Every globetrotter wonders: will sustainable flying ever be possible? Some claim that you can completely offset your CO² emissions, others argue that the biofuel aircraft will not be around for long. But is it?
There are many things you can do in your daily life to become greener: you can stop eating meat, buy an electric car, cycle more, insulate your home: you name it. These are all things that do not make you compromise on the ultimate goal: eating, driving, living. But what is the sustainable alternative to flying? Sailing, rowing, swimming: none of these are widely accepted alternatives, and few want to leave faraway destinations off the menu for good.
Last year, 29,000 passenger planes flew worldwide and today the tourism sector accounts for 10% of global CO2 emissions. Aviation takes up half of that. We fly more and further, while other sectors are becoming more sustainable. As a result, the tourism sector's share in global CO2 emissions is constantly increasing. This is not going to get any better, as the UN estimates that emissions from the tourism sector will increase by 135% by 2035 compared to 2005.
Flying sustainably on biofuel?
What the sector hopes for most is the possibility of short- and long-haul flights using biofuel instead of kerosene. But here, too, scientists are frowning. Biofuel can cause the emissions of a flight to be indirectly higher. Nature will have to make way for the cultivation of energy crops in order to produce biofuel. The solution for this would be biofuel from algae, but this is still expensive at the moment. When CO2 emissions are taxed more heavily, a time may come when biofuel from algae will be preferred.
An additional problem is that kerosene has a higher energy density than biofuel. You therefore have to carry more fuel and cannot fly as far. According to the IPCC, the Intergovernmental Panel on Climate Change, it is more difficult for aviation to switch to alternative fuels than for other sectors. It goes without saying: a switch to biofuel requires new technology and new aircraft, and it costs a lot of money.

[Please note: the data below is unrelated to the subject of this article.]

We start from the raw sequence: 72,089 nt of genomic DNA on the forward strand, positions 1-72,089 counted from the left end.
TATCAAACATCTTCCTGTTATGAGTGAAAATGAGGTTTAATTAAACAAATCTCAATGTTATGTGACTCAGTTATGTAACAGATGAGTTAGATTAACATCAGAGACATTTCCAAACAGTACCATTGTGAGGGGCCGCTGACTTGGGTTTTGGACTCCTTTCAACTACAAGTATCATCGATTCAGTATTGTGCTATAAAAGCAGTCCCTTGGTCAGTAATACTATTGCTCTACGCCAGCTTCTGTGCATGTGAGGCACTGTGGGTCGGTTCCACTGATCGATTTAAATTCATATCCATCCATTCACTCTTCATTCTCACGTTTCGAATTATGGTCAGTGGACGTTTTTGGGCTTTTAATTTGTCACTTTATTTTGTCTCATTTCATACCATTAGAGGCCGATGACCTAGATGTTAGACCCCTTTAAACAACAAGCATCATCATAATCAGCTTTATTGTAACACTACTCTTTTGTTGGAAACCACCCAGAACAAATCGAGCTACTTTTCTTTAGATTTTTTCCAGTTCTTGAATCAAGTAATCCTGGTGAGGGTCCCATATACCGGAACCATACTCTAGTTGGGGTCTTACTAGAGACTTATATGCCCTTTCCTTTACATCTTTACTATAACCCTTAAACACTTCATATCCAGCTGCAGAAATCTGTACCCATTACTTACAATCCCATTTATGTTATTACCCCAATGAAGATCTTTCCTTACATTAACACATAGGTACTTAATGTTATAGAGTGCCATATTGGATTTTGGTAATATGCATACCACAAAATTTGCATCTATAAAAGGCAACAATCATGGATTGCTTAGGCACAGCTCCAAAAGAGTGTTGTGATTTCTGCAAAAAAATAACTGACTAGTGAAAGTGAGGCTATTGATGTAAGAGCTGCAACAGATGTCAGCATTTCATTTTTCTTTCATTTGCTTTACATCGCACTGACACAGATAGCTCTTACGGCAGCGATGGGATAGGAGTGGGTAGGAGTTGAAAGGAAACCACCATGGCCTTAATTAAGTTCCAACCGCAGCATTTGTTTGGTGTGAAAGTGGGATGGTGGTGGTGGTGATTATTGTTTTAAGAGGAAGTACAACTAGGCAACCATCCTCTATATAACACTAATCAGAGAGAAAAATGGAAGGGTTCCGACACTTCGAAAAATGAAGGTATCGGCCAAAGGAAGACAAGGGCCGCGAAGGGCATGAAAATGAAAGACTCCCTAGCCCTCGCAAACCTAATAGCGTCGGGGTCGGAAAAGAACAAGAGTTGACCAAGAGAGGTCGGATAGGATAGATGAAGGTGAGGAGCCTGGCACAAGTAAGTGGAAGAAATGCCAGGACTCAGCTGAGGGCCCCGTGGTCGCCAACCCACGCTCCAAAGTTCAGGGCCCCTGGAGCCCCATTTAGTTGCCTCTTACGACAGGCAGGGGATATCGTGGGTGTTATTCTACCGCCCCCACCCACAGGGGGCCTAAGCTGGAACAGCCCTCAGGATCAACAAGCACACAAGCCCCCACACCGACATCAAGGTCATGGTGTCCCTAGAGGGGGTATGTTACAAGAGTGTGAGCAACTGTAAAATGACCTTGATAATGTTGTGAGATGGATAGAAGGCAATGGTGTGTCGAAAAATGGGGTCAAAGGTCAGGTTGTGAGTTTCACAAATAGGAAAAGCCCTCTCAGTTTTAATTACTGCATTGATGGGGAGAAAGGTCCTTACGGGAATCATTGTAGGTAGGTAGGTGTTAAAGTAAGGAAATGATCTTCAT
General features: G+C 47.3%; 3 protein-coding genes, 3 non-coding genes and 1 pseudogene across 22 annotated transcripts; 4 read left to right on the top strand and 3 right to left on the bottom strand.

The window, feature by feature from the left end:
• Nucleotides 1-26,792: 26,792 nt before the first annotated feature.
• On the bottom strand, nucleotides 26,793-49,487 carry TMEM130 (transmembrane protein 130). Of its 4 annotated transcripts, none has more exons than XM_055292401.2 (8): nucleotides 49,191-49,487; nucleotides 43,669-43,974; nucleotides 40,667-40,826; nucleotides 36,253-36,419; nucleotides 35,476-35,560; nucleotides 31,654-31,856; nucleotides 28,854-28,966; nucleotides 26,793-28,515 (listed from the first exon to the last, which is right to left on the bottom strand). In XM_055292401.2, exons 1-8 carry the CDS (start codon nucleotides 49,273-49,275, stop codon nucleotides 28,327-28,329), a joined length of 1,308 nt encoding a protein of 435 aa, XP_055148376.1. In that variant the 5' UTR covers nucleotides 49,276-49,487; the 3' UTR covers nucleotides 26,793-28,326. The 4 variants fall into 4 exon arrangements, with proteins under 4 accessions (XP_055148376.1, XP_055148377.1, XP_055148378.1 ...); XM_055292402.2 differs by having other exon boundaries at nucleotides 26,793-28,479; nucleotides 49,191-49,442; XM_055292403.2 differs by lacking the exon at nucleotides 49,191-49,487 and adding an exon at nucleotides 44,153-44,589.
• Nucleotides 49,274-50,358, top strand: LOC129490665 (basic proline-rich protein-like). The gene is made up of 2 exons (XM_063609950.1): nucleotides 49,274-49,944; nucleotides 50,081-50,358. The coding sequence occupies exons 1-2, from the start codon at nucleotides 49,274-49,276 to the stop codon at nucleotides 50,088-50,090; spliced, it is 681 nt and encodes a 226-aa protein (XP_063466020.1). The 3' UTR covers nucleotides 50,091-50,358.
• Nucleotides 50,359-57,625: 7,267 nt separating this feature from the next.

Because a switch to biofuel will not happen immediately, airline companies are now coming up with 'the next best thing': compensating your CO2 emissions. Many airline companies promise, for example, to plant enough trees to compensate your CO2 emissions. Another airline promises to protect a few acres of primeval forest, and another invests your money in renewable energy. But can a flight really be compensated? Scientists say not.
If you are reading this story, then you are probably concerned about the impact of popular air travel on our planet.That's great, but here's the confronting thing: those who are aware of the climate problem are not always willing to change their travel behaviour. In fact, those who are concerned about the climate are often very active travellers.
According to Stefan Gössling (Lund University), who is researching the relationship between tourism and sustainability, emissions from aviation should be limited and emissions trading should remain within aviation itself. If this scenario is followed, you will see the price of an average flight rise rapidly, as supply will fall sharply. According to Gössling, in future we will have to think more carefully about where we go and how long we stay there. "You can no longer go on a bachelor weekend to Edinburgh for 20 euros. That is a reality that we conveniently ignore."